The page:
How much do you know about Frank Lloyd Wright? I certainly knew of him but if my life depended on it I wouldn’t have been able to provide more than a handful of facts – that is until I did a tour of his winter home in Scottsdale, called Taliesin West. It’s a remarkable home and the tour – even if you’re not into architecture, is fascinating.
Our guide – Skylar was truly outstanding – perhaps in part because he actually spent a few years as a small child on the property when his Dad went to the onsite architecture school; it still offers Masters Degrees to 35 students per year.
About Frank Lloyd Wright
Frank Lloyd Wright was 70 years old when he first came to Taliesin West. The location, now very much a part of Scottsdale, was out in the boonies and much undeveloped when he arrived. Interestingly he never spent one day in summer on the property. He would end up spending seven months a year in Arizona and five months at his home and school in Spring Green, Wisconsin.
The house was built according to his design philosophy called organic architecture whereby buildings are designed in harmony with humanity and its environment. Stones were used from the property but never rebar. Glass wasn’t used originally – until lots of living creatures moved in during the period the place was uninhabited – and Mrs. Wright suggested glass would be a worthwhile addition. He didn’t consider grass organic but he added it when families came to live on the property so children had somewhere to play.
On the tour the first interesting piece we discussed were the Chinese Theater scenes. There are 13 of them scattered around the house marking transitions from one area to another.
One stop on the tour was his office. To get inside you had to duck but once through the door there was a sense of space. A canvas roof stretched onto redwood planks provided solid light but no shadows.
He used the term compression and release to refer to the ducking to get into the room and then the feeling you got once inside.
When it came to drawing in this office Wright liked a long, low drafting table; his table is still there and the one we sat around. He liked a low table as it forced people to look at his design from above and not at eye level where they might get a little nit picky.
As we wondered past the fountain you could really see his use of triangles and half triangles, hallmarks of the design of the building.
When he first bought the property there was no water. With the aid of a dousing rod and a lot of drilling – to a depth of 482 feet, water was struck and it is that aquifer today that still provides all the water for the property.
The property sits on a knoll with an excellent view of Scottsdale. On his return one winter, Wright was appalled to find power lines ruining his view (as I would be too.) He offered to bury them but couldn’t because of the type of soils. Instead of enjoying the view every night with his wife he changed the design of the room and looked towards the hills instead.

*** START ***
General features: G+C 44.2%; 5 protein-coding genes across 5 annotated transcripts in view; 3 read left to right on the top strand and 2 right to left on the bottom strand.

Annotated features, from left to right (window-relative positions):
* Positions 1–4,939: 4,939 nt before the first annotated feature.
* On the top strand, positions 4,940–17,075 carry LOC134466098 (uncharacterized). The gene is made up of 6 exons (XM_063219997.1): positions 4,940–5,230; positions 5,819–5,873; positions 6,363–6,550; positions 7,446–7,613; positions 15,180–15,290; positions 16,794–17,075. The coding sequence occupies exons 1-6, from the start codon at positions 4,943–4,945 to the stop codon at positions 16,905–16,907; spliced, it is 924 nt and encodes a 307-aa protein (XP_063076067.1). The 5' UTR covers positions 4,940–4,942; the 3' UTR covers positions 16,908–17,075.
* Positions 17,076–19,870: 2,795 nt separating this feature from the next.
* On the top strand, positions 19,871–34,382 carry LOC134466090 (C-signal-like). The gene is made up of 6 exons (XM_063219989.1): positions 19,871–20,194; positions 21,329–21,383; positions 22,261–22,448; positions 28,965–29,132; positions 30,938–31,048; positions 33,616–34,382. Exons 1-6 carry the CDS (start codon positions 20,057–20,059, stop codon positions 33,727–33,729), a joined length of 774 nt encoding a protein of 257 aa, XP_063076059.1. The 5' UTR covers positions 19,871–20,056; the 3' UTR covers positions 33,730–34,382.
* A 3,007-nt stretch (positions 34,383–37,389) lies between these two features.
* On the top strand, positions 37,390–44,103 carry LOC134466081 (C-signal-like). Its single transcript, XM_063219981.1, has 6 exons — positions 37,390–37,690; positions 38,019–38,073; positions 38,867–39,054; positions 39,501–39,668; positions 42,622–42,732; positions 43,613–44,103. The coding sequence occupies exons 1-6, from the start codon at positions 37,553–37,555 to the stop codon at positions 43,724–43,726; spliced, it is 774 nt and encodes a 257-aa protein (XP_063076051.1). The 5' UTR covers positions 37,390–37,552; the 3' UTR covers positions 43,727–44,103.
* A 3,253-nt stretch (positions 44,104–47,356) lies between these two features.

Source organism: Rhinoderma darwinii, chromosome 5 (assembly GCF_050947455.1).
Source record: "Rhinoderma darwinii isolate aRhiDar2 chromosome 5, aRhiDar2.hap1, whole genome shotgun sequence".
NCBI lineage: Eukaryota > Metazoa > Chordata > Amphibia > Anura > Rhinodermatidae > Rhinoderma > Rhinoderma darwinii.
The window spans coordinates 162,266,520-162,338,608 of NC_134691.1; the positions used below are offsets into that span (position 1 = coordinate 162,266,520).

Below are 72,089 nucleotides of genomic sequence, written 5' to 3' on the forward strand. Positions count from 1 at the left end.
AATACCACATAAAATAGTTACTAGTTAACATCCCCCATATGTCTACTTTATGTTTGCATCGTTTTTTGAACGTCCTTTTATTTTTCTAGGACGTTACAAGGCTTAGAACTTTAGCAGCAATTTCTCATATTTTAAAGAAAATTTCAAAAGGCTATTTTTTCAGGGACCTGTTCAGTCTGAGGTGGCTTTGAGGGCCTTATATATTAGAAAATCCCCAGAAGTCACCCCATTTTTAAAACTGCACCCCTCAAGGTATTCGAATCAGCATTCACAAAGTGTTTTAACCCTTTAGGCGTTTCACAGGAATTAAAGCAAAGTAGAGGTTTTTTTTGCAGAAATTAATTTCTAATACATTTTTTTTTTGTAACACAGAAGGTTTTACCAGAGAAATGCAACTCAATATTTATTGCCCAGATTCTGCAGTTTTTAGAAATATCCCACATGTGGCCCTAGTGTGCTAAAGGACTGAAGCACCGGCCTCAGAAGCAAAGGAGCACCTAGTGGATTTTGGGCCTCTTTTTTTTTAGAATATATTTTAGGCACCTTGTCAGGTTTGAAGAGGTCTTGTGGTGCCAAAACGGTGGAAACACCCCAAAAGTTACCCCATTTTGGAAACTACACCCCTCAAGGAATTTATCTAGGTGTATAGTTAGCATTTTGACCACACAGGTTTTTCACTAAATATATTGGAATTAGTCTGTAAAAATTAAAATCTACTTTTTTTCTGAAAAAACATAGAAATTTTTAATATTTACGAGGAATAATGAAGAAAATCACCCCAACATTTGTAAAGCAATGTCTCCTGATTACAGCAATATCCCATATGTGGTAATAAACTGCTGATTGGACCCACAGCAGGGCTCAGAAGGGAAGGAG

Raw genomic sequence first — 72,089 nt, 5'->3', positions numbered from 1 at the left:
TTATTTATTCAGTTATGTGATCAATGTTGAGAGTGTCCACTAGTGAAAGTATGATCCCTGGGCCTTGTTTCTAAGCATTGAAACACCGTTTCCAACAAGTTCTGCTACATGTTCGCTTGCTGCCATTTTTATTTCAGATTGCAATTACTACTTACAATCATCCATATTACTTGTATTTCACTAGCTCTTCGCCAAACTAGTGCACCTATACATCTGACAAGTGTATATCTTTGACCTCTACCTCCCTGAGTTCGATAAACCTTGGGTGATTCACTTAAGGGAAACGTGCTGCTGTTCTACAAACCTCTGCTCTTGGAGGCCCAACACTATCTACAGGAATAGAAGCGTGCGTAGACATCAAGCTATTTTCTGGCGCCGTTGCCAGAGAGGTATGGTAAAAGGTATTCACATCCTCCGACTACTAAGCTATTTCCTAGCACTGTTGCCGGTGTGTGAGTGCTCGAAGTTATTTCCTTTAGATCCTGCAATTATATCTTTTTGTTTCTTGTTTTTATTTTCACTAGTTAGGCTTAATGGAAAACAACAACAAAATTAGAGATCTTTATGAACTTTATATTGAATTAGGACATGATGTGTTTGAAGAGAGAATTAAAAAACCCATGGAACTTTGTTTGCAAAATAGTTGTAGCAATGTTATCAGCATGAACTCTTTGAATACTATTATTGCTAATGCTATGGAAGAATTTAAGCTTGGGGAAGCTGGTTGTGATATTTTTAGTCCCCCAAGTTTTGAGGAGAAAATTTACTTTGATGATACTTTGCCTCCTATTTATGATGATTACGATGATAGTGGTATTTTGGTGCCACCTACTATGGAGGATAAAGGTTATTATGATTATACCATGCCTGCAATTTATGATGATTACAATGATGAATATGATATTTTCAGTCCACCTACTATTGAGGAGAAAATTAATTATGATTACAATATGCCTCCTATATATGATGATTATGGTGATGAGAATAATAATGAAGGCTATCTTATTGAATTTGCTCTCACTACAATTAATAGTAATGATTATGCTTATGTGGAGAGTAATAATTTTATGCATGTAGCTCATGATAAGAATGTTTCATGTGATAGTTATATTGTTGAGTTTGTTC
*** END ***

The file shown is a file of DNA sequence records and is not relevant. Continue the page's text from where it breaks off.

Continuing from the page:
In some of the private rooms like the living room, bedroom and bathroom you couldn’t take photographs. But they were very interesting rooms. For example his bathroom is very modern by today’s standards as many of the surfaces are made of brushed aluminum.
Other design features in these rooms I appreciated were the way he managed to hide the lighting, the use of interior rain gutters and the long, low horizontal lines he used repeatedly to make a room look larger.
His living room was well used. Every Saturday he would invite past clients and celebrities and have a very formal evening with many of his students serving food. Because of his sociable nature he was very good at getting clients.
One room used as a concert hall is considered to be 97% acoustically perfect. Our guide demonstrated by playing notes on the piano – which is tucked into an alcove, and I think it is safe to say that we were all blown away by the quality of the music.
Some other interesting facts we learned about Frank Lloyd Wright.
- Frank Lloyd Wright was always carefully attired in a custom three piece suit in case a client ever showed up.
- He came up with the design or concept of 1200 buildings and actually completed 532 of them.
- Red tiles were provided to clients whose design wasn’t altered in any appreciable way. Very few were given out.
- The tools of his trade only included a T-square, a triangle and sharp pencils.
- At the time of his death in 1959, at the age of 91, he had 100 projects on the go.
- His architecture school is very communal and requires that you live on campus in Scottsdale for part of the year and in Wisconsin for part of the year. Some students still sleep in tents or small shelters that have been approved and that they have designed.
- His design for Fallingwater has been called the best of American Architecture.
If you want to visit Taliesin West it is advisable to book a tour ahead of time. The tour I did was a 90 minute Insights Tour and the most popular one. The cost is $32 if purchased in advance. There are also desert walks, a desert shelter tour, a behind the scenes tour and even more.